Q. I'm 62 and planning to take my Social Security starting Nov. 1. But this year I've already earned more than $14,160, the yearly earnings limit for retirees who are between 62 and full retirement age. How will this affect my benefits?
A. There's good news for you: Money you made prior to Nov. 1 won't count. In the year that you begin taking benefits, all that Social Security considers is any monthly earnings you have after you begin benefits. The monthly earnings limit is $1,180.
So, if you earn less than $1,180 in November or December, you'll get your full monthly benefit. If you earn more than $1,180 in November, you won't receive a monthly benefit for that month. The same applies for December.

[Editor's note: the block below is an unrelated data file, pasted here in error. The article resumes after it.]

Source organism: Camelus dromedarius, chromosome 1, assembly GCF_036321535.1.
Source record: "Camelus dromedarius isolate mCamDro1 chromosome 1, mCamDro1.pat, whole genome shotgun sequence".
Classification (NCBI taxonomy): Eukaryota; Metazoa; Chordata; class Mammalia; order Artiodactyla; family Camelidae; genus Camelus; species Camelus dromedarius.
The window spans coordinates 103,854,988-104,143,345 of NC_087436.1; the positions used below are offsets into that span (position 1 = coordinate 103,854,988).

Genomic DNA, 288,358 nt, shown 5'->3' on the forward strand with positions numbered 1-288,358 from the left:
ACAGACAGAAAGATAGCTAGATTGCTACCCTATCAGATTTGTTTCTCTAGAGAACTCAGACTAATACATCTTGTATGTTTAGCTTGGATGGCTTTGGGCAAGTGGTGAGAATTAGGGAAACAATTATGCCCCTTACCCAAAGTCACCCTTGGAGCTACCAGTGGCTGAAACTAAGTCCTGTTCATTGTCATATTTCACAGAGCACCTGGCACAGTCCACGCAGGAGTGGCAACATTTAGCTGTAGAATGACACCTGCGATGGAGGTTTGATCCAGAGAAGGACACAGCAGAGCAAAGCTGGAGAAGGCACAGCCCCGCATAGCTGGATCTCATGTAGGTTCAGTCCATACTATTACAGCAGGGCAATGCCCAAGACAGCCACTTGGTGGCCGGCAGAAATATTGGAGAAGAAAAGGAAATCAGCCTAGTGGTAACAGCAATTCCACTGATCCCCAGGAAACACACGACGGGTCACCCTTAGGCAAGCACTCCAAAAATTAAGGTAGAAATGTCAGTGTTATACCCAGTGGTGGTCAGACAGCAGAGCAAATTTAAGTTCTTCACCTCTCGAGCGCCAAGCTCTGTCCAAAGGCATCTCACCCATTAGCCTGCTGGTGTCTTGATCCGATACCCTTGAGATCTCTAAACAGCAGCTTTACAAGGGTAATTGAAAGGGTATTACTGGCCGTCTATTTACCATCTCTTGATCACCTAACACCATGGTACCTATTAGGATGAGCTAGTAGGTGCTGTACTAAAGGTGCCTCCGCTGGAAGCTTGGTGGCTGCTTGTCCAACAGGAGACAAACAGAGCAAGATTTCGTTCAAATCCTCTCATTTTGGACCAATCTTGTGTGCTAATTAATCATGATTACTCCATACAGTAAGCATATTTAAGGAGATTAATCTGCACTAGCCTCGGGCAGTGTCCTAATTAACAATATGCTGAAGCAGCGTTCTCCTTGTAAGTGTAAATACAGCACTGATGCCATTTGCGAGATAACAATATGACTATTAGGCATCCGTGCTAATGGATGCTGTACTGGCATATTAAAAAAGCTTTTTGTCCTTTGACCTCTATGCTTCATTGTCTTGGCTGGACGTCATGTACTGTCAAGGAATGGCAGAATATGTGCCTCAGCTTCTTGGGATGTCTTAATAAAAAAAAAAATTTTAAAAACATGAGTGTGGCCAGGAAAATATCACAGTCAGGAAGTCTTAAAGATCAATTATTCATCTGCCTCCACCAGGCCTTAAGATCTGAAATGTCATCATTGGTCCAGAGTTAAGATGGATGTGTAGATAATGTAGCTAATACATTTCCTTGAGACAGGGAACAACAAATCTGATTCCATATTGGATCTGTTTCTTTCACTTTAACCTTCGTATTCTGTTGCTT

For people who are self-employed, the rules are different and will be covered in a future column.
Starting in 2012, the annual limit of $14,160 will apply to any earnings that you have. To learn how this limit works, see my previous column "Can I Beat the Social Security Earnings Test?"
For more information on the issue of working, see the Social Security publication "How Work Affects Your Benefits."
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Stan Hinden, a former columnist for the Washington Post, wrote How to Retire Happy: The 12 Most Important Decisions You Must Make Before You Retire. Have a question for the Social Security Mailbox? Check out the archive. If you don't find your answer there, send a query.